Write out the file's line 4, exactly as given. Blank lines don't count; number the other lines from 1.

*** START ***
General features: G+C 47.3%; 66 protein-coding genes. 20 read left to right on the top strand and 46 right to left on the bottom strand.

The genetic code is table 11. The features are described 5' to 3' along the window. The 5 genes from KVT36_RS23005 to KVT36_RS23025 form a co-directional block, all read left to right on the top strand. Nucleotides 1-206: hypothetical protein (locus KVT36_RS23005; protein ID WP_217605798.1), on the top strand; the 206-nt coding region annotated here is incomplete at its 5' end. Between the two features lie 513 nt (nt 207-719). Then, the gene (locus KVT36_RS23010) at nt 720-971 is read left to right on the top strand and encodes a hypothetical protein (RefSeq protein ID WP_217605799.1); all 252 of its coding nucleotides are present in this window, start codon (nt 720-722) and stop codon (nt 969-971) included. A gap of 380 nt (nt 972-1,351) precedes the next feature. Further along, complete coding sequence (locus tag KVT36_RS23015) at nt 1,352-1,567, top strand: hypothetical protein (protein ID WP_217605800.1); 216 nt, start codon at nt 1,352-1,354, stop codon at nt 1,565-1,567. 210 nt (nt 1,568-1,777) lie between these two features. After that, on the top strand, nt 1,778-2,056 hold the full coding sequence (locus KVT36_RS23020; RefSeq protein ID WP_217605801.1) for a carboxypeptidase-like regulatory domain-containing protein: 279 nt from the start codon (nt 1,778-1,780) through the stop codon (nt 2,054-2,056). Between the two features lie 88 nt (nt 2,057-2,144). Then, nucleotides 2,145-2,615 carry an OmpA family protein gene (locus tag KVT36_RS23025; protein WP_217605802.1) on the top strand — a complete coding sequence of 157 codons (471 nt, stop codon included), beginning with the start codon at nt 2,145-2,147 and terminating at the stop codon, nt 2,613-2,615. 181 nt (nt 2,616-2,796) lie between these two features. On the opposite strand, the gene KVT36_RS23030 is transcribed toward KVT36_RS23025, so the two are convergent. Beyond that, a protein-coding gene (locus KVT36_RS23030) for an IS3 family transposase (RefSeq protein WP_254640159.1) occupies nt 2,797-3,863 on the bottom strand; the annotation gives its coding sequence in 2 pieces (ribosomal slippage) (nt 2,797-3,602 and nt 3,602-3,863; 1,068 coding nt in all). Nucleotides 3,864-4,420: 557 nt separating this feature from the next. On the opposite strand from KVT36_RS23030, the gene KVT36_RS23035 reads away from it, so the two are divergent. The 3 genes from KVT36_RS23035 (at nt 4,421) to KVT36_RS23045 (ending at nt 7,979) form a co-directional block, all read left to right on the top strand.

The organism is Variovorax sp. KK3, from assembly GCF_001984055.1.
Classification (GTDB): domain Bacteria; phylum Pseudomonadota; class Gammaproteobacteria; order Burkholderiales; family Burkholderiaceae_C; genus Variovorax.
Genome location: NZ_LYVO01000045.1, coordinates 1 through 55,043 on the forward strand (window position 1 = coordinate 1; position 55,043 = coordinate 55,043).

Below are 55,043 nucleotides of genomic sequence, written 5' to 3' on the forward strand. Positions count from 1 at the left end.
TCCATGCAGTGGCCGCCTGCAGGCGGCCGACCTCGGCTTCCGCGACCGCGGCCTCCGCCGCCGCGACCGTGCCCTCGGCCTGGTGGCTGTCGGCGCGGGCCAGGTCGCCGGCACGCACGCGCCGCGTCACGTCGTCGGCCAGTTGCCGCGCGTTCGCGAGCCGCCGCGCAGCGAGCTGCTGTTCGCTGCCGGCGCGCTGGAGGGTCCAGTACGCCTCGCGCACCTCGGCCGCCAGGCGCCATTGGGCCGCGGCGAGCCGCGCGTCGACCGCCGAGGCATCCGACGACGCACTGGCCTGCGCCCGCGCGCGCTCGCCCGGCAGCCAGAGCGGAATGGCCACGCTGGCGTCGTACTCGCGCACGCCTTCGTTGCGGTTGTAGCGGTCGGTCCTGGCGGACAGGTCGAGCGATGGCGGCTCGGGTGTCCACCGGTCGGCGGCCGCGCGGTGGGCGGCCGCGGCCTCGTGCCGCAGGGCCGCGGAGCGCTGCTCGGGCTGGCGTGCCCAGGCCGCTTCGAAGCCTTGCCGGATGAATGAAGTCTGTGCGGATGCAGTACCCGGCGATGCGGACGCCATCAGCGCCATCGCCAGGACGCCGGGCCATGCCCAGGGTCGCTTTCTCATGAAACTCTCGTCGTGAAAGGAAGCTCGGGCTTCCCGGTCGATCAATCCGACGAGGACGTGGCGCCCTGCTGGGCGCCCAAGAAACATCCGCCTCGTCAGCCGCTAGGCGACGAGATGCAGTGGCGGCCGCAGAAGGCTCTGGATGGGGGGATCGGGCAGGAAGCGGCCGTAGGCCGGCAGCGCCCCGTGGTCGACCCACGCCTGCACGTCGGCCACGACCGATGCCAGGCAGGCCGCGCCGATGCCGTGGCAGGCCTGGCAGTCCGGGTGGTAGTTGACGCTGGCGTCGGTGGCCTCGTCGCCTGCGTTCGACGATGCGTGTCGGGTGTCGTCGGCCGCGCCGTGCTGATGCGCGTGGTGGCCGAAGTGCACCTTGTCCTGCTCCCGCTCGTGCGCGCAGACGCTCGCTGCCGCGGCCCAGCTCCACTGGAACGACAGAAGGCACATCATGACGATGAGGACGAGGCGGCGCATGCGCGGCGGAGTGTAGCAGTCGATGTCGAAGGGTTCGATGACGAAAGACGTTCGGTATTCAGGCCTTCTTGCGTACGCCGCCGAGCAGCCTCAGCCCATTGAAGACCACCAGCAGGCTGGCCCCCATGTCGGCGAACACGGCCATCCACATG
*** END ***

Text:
Classification (GTDB): domain Bacteria; phylum Pseudomonadota; class Gammaproteobacteria; order Burkholderiales; family Burkholderiaceae_C; genus Variovorax.